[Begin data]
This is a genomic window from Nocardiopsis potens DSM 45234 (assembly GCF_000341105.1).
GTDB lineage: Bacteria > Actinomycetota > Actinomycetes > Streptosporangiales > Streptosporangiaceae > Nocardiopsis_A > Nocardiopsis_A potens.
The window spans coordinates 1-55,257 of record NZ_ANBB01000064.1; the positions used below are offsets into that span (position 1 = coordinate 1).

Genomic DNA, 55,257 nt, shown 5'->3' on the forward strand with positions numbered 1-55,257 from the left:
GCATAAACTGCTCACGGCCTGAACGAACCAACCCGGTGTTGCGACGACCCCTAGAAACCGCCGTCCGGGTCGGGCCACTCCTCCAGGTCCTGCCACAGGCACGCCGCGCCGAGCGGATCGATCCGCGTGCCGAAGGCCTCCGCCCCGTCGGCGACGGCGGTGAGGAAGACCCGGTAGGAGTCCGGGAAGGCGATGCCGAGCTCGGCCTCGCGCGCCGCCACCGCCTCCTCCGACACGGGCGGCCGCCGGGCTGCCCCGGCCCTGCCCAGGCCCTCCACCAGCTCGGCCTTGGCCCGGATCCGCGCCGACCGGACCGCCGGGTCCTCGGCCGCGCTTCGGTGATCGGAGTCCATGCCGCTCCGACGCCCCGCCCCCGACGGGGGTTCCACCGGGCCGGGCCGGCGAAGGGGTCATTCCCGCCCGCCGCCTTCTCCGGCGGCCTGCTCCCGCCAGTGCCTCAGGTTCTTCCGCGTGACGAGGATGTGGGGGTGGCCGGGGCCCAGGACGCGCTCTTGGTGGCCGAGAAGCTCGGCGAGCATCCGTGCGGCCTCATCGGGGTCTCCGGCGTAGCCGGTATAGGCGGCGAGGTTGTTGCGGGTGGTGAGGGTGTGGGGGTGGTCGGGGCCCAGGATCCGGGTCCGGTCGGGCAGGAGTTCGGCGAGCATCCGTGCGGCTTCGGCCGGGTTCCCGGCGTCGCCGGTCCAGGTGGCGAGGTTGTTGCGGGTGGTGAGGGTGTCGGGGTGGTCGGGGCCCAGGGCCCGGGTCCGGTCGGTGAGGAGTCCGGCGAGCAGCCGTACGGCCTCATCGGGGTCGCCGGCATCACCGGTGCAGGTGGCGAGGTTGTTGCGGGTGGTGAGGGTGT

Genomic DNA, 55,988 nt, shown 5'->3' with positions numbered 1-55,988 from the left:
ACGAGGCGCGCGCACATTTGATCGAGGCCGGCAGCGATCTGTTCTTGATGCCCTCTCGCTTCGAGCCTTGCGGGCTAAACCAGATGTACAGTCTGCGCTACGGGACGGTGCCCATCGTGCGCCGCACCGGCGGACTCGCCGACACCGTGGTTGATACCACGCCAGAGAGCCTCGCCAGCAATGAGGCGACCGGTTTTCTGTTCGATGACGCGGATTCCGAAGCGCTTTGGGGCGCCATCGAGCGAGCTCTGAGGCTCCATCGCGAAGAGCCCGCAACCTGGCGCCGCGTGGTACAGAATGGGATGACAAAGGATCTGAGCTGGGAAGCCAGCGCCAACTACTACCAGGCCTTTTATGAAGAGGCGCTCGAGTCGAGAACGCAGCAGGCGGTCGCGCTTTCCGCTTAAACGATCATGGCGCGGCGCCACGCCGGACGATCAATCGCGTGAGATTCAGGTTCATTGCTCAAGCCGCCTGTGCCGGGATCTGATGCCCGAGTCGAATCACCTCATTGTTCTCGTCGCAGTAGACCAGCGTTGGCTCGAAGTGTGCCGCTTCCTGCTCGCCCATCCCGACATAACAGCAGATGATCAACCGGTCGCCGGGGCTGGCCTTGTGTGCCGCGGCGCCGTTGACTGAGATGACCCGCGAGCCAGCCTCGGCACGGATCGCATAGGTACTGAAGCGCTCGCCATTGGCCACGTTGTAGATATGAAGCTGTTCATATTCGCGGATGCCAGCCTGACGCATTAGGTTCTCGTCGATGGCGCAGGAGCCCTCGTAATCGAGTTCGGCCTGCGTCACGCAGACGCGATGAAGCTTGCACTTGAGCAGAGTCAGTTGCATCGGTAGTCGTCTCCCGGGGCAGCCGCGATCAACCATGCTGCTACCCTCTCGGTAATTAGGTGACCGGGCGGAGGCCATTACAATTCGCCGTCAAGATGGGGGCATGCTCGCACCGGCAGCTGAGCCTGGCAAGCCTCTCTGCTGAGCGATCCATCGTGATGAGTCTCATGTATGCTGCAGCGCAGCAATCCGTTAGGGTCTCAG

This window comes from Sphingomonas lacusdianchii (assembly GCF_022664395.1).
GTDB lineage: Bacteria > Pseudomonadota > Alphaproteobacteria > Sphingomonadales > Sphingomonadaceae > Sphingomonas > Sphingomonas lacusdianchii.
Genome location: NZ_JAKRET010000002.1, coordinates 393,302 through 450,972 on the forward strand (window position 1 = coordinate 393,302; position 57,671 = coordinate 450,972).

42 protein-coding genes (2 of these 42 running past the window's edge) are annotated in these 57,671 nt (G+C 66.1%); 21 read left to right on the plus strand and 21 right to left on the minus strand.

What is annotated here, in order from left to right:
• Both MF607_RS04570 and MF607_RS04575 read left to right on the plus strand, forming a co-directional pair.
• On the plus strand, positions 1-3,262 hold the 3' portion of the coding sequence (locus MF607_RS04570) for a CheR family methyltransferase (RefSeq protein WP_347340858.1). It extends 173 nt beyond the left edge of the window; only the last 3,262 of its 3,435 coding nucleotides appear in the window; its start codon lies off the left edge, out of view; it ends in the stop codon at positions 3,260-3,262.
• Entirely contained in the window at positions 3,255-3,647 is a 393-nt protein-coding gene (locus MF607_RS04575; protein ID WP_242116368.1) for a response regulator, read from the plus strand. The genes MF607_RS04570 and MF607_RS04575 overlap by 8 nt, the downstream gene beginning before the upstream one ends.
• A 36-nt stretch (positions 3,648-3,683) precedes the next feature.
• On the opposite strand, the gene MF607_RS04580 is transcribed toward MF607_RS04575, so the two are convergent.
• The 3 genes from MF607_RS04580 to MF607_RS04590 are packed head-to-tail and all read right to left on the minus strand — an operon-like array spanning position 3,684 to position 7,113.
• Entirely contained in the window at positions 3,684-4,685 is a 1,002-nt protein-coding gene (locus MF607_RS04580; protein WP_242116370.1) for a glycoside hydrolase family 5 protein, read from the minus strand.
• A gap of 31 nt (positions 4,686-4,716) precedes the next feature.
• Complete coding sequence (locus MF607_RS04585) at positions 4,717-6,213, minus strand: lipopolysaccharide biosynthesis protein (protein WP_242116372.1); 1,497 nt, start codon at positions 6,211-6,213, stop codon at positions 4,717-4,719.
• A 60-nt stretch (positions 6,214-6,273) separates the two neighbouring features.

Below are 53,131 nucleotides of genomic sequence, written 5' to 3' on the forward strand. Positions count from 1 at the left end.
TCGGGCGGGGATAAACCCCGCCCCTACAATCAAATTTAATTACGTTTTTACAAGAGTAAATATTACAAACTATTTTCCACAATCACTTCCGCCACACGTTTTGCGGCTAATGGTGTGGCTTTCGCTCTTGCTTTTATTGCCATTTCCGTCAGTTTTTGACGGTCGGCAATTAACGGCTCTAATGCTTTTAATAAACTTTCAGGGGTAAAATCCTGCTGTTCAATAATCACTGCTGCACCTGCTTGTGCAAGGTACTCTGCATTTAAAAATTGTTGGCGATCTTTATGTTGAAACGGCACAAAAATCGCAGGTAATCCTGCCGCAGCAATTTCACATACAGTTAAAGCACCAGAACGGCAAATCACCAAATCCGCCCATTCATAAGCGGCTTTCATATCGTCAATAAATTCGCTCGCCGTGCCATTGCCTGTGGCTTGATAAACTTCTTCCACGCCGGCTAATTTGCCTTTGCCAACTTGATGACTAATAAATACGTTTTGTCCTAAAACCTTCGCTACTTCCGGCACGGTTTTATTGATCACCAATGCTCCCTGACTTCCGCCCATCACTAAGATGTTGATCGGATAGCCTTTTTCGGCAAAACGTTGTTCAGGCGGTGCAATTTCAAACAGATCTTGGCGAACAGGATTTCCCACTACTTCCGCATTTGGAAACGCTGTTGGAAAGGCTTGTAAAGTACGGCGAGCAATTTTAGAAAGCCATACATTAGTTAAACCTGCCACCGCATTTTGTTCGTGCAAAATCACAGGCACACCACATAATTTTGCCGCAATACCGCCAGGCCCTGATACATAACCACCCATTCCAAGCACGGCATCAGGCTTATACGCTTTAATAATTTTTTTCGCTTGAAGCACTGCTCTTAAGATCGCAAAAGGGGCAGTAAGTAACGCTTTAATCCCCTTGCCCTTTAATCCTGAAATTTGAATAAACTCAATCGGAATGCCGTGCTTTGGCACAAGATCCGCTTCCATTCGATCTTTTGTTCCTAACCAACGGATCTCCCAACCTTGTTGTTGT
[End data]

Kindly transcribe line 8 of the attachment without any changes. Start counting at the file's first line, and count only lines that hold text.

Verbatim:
This window comes from Sphingomonas lacusdianchii (assembly GCF_022664395.1).